Morality and Freedom: a critical investigation of the relatedness of morality and freedom, and its significance for the moral justification of the practice of biomedical moral enhancement

Mantovani, Beatrice S. A. (2018-03)

Thesis (MA)--Stellenbosch University, 2018.

Thesis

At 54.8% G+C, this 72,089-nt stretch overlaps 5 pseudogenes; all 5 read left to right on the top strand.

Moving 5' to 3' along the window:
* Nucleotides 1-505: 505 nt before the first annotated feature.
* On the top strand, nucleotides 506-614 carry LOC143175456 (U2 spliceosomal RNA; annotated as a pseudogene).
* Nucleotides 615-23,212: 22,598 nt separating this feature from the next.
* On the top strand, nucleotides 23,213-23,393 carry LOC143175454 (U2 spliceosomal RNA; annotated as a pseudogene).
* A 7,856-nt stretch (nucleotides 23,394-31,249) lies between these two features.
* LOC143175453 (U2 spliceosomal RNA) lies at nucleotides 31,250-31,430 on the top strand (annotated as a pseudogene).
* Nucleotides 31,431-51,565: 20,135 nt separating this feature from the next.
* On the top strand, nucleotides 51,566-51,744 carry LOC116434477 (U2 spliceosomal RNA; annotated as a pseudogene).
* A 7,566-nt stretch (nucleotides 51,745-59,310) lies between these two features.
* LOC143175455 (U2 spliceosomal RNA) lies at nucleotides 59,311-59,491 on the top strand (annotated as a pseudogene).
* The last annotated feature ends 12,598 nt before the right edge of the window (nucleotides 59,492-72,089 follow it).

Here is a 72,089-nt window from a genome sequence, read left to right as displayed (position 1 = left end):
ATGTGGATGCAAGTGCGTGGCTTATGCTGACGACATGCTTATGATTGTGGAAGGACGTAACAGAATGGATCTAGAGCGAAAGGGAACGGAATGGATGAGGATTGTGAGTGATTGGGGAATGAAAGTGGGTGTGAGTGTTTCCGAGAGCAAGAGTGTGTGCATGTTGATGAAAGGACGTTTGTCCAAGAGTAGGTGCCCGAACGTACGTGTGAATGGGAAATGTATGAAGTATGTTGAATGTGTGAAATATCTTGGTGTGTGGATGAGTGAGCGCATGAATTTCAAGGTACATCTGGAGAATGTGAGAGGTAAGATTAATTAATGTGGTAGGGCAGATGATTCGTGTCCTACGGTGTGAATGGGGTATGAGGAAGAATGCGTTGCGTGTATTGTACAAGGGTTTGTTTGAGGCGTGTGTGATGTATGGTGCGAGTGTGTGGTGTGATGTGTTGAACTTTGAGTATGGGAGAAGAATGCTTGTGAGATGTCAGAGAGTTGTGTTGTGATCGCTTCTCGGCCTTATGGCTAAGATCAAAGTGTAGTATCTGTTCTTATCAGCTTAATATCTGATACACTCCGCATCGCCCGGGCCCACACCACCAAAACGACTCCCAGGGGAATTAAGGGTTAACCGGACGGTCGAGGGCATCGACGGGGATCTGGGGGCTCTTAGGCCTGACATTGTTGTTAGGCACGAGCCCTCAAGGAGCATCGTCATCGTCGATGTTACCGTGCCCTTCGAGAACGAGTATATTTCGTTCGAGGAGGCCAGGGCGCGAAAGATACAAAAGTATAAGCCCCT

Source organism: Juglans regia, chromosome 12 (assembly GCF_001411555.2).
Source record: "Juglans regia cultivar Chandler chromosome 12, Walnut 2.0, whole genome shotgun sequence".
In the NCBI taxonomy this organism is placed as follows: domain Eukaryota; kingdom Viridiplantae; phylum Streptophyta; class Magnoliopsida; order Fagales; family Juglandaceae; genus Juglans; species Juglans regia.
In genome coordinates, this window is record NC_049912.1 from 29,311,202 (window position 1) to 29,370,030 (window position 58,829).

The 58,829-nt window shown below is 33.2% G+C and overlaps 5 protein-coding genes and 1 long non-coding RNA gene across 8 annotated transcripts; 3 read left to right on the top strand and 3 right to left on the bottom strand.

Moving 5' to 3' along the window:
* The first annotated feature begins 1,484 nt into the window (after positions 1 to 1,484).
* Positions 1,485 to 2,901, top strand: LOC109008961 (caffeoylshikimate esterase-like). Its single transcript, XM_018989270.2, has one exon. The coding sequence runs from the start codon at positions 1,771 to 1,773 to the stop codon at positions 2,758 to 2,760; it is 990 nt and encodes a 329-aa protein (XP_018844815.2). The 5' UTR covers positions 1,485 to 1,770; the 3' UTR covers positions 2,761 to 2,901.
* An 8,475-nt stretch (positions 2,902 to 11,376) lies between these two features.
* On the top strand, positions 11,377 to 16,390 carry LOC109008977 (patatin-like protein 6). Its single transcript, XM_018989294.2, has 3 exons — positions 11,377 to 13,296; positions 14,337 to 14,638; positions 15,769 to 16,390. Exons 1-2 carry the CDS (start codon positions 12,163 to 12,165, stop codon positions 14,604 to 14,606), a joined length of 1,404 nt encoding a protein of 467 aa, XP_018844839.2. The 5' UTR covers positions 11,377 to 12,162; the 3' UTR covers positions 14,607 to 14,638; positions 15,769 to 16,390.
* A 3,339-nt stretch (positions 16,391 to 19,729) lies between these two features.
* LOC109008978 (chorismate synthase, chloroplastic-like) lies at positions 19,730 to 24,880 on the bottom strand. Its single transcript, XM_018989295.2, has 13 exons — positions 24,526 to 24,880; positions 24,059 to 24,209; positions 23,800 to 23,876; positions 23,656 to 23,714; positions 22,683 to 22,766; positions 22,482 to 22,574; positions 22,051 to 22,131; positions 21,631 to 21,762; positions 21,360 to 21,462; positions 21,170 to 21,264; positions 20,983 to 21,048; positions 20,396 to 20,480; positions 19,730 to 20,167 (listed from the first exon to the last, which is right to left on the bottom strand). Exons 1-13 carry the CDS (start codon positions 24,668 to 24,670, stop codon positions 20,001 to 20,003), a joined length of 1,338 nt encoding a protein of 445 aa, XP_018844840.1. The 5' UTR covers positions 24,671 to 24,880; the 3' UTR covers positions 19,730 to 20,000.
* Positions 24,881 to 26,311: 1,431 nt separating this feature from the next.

ENGLISH SUMMARY: Recent scientific developments in areas such as biotechnology and biomedicine have led to a revolution in the field of biomedical enhancement and to the emergence of innovative and revolutionary possibilities of human enhancement. Biomedical scientists have been able to discover ways in which human beings could not only be enhanced in terms of their physiological make up, but also possibly with regard to their moral convictions and inclinations. Several advocates of this new possibility, referred to as biomedical moral enhancement, have maintained that biomedical moral enhancement could alter the current generally irresponsible and self-centred practices of people throughout the world today, create a sustainable future for forthcoming generations and the planet and make people morally better. Other scholars, on the other hand, have pointed out that the possibility of biomedical moral enhancement raises a number of important philosophical questions that require us to explore, understand and critically evaluate the practice as well as its possible implications. This study focuses on two of those important questions raised by the possibility of interventions of biomedical moral enhancement. The first question has to do with the nature and content of the norms in terms of which moral enhancements could be measured. The second, even more pertinent, issue is the question as to whether morality or a true moral disposition can be reconciled with the social determination that seems to inevitably follow from moral enhancement projects. In other words, does the fact of being morally better come at the cost of the exercise of individuals’ freedom? Will people be morally better just because they have been “programmed” or “determined” to be so? And if this is the case, how can a true moral disposition, which seemingly inevitably involves the agent’s freedom to choose the less moral choice or behaviour, be reconciled with the social determinism that seems to inevitably follow from interventions of moral enhancement? In the attempt to find an answer to the question raised above, this study investigates whether interventions of biomedical moral enhancement would curtail individuals’ freedom and, if this is the case, whether this might affect individuals’ ability to behave morally. This study is going to argue that a specific type of interventions of biomedical moral enhancement, namely behaviouroriented interventions might pose a threat to individuals’ freedom to fall and to conclude that, although interventions of biomedical moral enhancement might make people behave so as to bring about the morally desirable outcome, they will fail to make people morally better and also make the very notion of morality meaningless and worthless. This is because the curtailment of the freedom to fall, i.e. to behave immorally, also involves the curtailment of the freedom to stand, i.e. to behave morally.